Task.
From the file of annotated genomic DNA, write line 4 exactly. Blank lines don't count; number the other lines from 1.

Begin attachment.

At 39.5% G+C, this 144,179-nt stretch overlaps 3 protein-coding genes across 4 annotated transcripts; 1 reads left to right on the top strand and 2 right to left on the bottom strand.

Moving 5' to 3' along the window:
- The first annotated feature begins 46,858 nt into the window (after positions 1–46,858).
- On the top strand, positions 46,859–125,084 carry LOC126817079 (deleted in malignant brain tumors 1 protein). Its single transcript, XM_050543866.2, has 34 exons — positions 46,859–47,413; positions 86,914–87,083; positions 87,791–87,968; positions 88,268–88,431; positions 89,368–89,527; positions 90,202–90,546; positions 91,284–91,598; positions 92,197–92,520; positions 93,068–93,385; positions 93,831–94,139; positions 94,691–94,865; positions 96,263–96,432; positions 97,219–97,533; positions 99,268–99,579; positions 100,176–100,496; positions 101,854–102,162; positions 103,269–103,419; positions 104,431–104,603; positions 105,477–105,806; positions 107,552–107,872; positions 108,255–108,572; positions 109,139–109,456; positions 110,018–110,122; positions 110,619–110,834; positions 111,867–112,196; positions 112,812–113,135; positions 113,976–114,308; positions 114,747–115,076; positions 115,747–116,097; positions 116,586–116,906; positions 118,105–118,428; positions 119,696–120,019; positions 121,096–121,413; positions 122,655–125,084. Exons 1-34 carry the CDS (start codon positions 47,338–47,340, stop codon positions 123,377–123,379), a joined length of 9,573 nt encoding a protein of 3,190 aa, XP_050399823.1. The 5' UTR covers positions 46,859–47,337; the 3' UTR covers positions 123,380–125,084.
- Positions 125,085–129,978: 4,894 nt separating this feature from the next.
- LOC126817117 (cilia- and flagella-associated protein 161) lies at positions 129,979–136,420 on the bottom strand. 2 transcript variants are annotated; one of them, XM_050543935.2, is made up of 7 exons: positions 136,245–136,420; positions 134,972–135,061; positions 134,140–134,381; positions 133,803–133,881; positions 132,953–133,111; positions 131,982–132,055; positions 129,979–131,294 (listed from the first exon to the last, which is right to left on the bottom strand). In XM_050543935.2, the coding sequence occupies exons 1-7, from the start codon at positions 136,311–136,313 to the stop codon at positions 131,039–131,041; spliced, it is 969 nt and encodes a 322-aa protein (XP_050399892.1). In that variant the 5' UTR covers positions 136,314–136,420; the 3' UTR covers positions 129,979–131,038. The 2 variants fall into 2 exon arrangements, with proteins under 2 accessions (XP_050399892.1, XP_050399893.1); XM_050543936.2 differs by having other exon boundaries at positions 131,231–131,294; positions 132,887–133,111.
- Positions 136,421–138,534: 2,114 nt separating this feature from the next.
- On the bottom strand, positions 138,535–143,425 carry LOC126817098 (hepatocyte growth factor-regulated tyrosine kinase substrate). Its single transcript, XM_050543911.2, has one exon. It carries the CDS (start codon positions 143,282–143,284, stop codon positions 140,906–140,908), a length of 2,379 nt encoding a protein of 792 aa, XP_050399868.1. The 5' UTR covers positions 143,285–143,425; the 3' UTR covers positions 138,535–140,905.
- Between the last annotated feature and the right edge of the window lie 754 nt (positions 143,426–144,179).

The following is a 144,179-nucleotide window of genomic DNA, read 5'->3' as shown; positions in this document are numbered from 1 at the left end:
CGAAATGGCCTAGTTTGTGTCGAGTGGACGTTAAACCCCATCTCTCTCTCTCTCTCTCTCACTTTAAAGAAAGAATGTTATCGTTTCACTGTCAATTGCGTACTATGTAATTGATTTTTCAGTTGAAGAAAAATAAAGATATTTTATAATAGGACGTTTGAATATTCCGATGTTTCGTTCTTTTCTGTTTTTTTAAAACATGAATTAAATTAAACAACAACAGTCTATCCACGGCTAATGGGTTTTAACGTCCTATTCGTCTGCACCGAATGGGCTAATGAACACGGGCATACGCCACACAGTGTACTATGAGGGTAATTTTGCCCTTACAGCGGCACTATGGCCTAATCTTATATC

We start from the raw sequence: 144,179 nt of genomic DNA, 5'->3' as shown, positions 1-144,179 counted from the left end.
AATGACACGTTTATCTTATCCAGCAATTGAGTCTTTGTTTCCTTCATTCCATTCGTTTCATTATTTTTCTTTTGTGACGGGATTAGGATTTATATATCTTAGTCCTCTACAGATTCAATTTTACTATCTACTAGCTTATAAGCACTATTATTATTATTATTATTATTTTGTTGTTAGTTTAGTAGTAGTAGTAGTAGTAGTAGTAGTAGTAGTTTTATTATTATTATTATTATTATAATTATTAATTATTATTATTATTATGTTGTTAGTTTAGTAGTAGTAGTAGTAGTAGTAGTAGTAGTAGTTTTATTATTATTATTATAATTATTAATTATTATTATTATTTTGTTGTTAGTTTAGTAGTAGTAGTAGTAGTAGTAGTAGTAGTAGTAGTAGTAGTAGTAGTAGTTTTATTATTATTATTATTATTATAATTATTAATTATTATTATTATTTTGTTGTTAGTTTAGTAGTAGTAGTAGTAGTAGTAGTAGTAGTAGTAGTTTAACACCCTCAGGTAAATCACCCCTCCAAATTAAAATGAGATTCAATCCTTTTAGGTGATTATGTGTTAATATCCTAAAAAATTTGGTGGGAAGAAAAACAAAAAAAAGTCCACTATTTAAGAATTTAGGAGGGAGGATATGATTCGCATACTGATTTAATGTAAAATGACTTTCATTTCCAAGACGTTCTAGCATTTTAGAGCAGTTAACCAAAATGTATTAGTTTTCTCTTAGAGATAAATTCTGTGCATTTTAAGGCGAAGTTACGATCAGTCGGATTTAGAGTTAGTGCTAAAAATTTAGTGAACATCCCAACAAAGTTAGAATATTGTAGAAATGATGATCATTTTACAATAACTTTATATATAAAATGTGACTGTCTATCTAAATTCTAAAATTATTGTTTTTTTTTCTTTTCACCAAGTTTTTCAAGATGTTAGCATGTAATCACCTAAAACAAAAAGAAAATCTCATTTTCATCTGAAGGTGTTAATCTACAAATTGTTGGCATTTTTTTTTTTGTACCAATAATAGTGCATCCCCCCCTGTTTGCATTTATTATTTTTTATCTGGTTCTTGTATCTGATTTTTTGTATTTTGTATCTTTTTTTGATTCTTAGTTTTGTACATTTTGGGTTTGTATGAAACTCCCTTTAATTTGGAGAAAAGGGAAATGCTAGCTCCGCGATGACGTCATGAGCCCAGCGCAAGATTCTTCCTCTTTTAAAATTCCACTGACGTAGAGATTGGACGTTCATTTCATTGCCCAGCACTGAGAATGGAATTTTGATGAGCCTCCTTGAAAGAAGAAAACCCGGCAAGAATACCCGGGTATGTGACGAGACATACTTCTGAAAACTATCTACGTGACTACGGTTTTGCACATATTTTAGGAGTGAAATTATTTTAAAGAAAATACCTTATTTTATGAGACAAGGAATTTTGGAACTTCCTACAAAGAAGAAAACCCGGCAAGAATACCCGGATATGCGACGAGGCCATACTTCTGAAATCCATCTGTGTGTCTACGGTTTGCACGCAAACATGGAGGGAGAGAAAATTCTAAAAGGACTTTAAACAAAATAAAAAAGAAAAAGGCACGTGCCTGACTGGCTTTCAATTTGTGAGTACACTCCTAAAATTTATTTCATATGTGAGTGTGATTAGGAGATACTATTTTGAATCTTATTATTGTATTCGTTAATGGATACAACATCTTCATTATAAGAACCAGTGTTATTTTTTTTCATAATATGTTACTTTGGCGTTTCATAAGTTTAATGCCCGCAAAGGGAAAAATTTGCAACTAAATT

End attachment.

- On the top strand, positions 46,859–125,084 carry LOC126817079 (deleted in malignant brain tumors 1 protein). Its single transcript, XM_050543866.2, has 34 exons — positions 46,859–47,413; positions 86,914–87,083; positions 87,791–87,968; positions 88,268–88,431; positions 89,368–89,527; positions 90,202–90,546; positions 91,284–91,598; positions 92,197–92,520; positions 93,068–93,385; positions 93,831–94,139; positions 94,691–94,865; positions 96,263–96,432; positions 97,219–97,533; positions 99,268–99,579; positions 100,176–100,496; positions 101,854–102,162; positions 103,269–103,419; positions 104,431–104,603; positions 105,477–105,806; positions 107,552–107,872; positions 108,255–108,572; positions 109,139–109,456; positions 110,018–110,122; positions 110,619–110,834; positions 111,867–112,196; positions 112,812–113,135; positions 113,976–114,308; positions 114,747–115,076; positions 115,747–116,097; positions 116,586–116,906; positions 118,105–118,428; positions 119,696–120,019; positions 121,096–121,413; positions 122,655–125,084. Exons 1-34 carry the CDS (start codon positions 47,338–47,340, stop codon positions 123,377–123,379), a joined length of 9,573 nt encoding a protein of 3,190 aa, XP_050399823.1. The 5' UTR covers positions 46,859–47,337; the 3' UTR covers positions 123,380–125,084.